In its 2015 policy statement, the State bad bank said it was now on course to complete much of its business by the end of 2017 or mid-2018.
As recently as July Nama was forecasting it would have completed most of its work by the end of 2018 but the ongoing improvement in the property market has spurred a shorter deadline.
“Based on its analysis of the residual portfolio and on the assumption that the improved Irish market conditions can be sustained into 2015 and 2016, the board is confident that it will be in a position to redeem in full the senior and subordinated debt and that it may, potentially, be in a position to generate a surplus,” Nama said.
“The board’s current best estimate is that Nama can expect to complete much of its work by end-2017 or mid-2018,” it added.
Nama has sharply increased the rate at which it is selling assets this year as it looks to take advantage of the international appetite for Irish assets.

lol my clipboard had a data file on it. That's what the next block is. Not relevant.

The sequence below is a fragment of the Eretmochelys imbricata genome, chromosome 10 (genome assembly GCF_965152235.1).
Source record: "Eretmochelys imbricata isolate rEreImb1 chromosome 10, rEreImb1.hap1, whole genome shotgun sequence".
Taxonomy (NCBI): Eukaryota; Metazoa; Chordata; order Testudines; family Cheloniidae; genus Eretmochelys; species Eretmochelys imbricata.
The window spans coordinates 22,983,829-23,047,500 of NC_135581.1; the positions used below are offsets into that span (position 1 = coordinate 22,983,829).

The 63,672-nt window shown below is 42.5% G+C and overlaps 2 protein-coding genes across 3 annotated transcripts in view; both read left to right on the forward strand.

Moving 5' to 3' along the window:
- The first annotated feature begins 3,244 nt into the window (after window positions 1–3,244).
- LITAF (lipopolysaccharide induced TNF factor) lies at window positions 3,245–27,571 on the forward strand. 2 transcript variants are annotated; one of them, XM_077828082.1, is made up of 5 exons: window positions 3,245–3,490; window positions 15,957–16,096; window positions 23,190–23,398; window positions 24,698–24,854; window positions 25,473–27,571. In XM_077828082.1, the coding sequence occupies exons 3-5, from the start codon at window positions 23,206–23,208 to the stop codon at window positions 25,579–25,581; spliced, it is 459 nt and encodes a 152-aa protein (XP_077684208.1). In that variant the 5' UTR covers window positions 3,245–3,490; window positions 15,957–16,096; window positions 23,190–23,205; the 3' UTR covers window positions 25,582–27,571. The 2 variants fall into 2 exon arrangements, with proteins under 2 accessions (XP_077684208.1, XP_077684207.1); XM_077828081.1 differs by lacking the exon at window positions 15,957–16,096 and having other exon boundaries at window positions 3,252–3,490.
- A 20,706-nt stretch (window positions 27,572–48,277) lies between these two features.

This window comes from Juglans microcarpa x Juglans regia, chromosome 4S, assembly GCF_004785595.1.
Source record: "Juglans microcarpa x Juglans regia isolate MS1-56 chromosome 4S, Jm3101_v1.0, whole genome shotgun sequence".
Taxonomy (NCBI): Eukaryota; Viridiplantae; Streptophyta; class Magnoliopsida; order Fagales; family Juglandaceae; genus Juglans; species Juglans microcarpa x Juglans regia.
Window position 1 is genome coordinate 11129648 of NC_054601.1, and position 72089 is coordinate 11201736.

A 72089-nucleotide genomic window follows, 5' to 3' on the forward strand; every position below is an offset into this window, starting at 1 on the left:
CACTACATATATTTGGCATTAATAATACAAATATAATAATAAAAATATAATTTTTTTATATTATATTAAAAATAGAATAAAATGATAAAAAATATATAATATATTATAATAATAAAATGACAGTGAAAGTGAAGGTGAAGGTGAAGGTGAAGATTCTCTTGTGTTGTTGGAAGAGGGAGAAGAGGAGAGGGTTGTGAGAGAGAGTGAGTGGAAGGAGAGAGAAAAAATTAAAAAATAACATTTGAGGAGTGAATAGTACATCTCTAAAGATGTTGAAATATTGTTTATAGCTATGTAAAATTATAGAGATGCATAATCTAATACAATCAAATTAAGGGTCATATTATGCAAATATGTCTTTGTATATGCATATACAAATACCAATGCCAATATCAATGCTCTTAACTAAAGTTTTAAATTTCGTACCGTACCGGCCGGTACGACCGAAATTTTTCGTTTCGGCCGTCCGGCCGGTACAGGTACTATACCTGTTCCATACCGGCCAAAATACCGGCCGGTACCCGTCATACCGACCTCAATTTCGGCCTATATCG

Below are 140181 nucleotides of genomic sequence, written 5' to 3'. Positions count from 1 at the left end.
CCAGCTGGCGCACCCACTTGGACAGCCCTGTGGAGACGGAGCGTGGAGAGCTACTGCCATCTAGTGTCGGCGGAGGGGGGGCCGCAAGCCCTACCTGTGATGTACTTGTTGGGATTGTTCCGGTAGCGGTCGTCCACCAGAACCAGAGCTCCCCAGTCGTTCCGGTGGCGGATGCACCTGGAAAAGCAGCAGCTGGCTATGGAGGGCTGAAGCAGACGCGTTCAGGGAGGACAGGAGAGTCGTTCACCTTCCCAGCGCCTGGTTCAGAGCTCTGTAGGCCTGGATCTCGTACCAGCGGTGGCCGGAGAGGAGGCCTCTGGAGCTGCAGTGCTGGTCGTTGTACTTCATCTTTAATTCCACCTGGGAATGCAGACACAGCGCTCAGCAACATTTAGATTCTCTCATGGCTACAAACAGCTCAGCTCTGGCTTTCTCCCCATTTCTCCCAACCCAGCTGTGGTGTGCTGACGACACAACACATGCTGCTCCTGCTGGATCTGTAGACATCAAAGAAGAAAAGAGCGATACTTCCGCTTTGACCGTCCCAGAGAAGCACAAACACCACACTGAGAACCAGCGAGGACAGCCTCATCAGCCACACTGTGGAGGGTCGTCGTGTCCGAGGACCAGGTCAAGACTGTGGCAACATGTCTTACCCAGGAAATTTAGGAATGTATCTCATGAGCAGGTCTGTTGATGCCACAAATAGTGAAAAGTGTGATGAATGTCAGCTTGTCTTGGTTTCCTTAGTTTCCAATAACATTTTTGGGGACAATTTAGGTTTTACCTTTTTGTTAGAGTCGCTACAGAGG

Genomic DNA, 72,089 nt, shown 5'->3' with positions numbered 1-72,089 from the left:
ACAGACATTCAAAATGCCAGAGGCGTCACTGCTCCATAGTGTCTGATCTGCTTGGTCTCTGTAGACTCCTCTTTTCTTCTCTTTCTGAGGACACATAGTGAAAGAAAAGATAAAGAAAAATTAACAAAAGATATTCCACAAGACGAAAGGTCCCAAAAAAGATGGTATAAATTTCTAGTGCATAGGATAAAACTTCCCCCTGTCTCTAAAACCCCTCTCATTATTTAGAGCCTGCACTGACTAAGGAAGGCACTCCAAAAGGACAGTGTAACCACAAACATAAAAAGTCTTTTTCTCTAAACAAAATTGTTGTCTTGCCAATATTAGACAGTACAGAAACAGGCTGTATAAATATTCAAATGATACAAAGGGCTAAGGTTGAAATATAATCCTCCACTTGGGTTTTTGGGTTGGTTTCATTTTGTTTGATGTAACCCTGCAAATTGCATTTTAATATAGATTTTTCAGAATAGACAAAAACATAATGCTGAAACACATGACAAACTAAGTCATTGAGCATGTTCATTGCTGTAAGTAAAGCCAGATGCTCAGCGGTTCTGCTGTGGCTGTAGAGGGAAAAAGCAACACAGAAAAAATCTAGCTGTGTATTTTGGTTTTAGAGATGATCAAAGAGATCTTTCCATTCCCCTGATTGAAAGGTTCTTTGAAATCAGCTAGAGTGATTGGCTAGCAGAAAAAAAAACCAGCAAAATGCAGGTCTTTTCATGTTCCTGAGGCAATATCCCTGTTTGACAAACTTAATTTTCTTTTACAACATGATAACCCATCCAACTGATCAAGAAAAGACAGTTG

The bank originally planned to have redeemed by the end of 2016 only 50pc of the “Nama bonds” it doled out when it took on loans from the banks, but that target has since been increased 80pc on the back of the quicker than expected recovery.
Despite fears of a Nama “brain drain”, the agency actually increased its headcount during 2014.
Nama chairman Frank Daly warned TDs earlier this year that his agency needed a retention plan to encourage staff to stay.
Yesterday’s statement though shows the agency expects to employ 375 people outside the executive team by year end – an increase of more than 17pc year on year.
Employment levels have increased across the business. The asset recovery, asset management, legal and the chief financial officer departments all show higher staff numbers compared to the end of 2013.
The only department that is now smaller is strategy and communications, which had its level reduced by just one person.
Overall, Nama reported a loss of €88.2m for the second quarter of the year. The agency took an impairment charge on loans and receivables of €56.9m for the period.
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